Improving the Metric System
The International System of Units (SI) proved itself very useful to humanity both in commerce and science; it has systematized our lives ever since it was introduced back in the 60’s, so to speak. When the whole world accepted this system as a standard measuring tool, economy and development communicated without boundaries everywhere! As such everyone was using the same unit to measure things (e.g. the meter-kilogram and second rule). The world’s leading scientists and mathematicians came together to create the SI system and it had remained flawless for over 5 decades. However, little do we know that the metric or SI is not perfect and in fact it is being calibrated every decade or so. The brains working behind the scenes are the meteorologists from all over the world and they estimate that about 10% of the SI system is being improved every 15 years or so.
This on-going calibration is essential to scientific research and development programs, because it makes our electronic measuring gadgets extremely accurate. Over the next 10 years we might be able to witness a dramatic change to the SI system since the Metric Treaty was signed in 1875. Proponents of this change argue that the artifact locked in a vault in Paris may not ultimately represent the unit of mass which is the kilogram. This creates a problem for the whole scientific community. Apparently, what defines the “kilogram” is just a metal ball that scientists designated as 1 kilogram. The kilogram is the only unit of measurement left unchanged in the SI system, and it is because it is represented by a physical artifact. Back in the 1960’s the 1 meter length bar was replaced by the measurements on the properties of light. The real problem with that chunk of metal is that its mass might change over time; moreover we might not be able to determine the exact difference since we based our weight measurement on it.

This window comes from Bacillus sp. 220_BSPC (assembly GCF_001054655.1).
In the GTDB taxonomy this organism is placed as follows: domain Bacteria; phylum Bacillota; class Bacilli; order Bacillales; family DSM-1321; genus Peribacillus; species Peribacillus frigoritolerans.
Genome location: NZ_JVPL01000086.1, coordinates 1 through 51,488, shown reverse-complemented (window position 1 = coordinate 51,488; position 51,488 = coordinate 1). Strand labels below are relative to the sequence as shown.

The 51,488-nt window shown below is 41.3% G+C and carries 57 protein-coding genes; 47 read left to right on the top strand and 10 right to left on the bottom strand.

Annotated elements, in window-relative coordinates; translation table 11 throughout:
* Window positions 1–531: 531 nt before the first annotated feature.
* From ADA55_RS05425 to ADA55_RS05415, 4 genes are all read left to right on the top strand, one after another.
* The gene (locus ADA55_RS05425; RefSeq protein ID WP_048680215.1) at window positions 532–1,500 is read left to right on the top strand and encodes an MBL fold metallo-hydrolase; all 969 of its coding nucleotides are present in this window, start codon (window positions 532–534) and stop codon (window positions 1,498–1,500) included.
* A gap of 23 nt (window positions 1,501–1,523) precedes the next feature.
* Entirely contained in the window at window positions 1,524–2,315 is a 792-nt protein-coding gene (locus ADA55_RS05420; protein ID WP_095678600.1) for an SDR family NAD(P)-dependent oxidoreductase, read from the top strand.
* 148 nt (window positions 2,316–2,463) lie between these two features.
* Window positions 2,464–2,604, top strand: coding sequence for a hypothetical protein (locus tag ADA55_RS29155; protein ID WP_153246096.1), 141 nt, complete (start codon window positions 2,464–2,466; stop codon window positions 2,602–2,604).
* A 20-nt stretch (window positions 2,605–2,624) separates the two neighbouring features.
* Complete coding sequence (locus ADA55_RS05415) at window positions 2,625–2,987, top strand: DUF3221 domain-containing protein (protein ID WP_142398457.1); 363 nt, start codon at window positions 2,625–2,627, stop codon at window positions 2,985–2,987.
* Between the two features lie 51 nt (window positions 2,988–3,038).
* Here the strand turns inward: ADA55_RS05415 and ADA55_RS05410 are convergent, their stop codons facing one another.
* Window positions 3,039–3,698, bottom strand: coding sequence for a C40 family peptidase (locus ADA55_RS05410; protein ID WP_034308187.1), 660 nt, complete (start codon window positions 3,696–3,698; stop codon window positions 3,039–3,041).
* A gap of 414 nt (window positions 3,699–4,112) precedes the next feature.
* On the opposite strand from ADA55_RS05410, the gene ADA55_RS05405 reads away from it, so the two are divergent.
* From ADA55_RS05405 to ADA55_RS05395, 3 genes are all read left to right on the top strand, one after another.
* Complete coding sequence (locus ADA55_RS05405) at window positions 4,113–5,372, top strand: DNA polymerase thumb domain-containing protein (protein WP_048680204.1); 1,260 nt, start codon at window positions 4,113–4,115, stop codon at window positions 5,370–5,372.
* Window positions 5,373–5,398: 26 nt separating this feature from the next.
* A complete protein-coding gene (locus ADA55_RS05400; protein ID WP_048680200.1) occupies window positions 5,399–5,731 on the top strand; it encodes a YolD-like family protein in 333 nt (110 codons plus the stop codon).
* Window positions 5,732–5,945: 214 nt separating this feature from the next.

Experts found new evidence that the artifact might be losing approximately 50 micrograms per century, but other scientists believe that it may have shed more than 20 times the calculated amount. With this much is at stake it is likely that the artifact will be stored as a museum display instead of being something useful. This causes a great deal for concern and confusion as scientists and experts attempt to mitigate the repercussions. The proper solution therefore is to formulate all standards of measurement based on the fundamental laws of physics, as it has become apparent that flaws might be inevitable if experiments are done in a laboratory. And where to find such competent laboratories is another question. New theories such as quantum physics have also helped contribute to the push for change in the SI system. online weight conversion tool
Thanks largely to the work of Brian David Josephson (Josephson Effect) and Edwin Herbert Hall (Hall Effect), measuring resistance and voltage became highly accurate even at quantum levels. Semiconductor manufacturers are now able to create electrical instruments that can measure things on the quantum plane than the current SI units. The research of Josephson and Hall enabled scientists to measure mass in electrical quantities; they did this by matching mechanical power (force × velocity) against electrical power (current × voltage). We now possess the knowledge to calculate mass with enough accuracy that replacing the “kilogram artifact” in Paris is a workable deal. If we look back at history we’ll find that the SI has been transformed from its principles in standards of measurements in physical objects to the core functions of nature itself. An example of this is when the length “meter” was defined in terms of the actual speed of light back in 1983.
The electron charge, e, and Planck constant, h, are both also being considered to be the official units to define the kilogram and electrical quantities. Meanwhile the Boltzmann and Avogadro constants may replace (kelvin) on measuring temperatures as well as the unit of matter which is (mole). Rest assured that these changes won’t come lightly, because the international metrology community is very strict about it. It will be studied and debated upon and a lot of technical issues need to be resolved first before this change can be implemented and the estimated target date is 2015.
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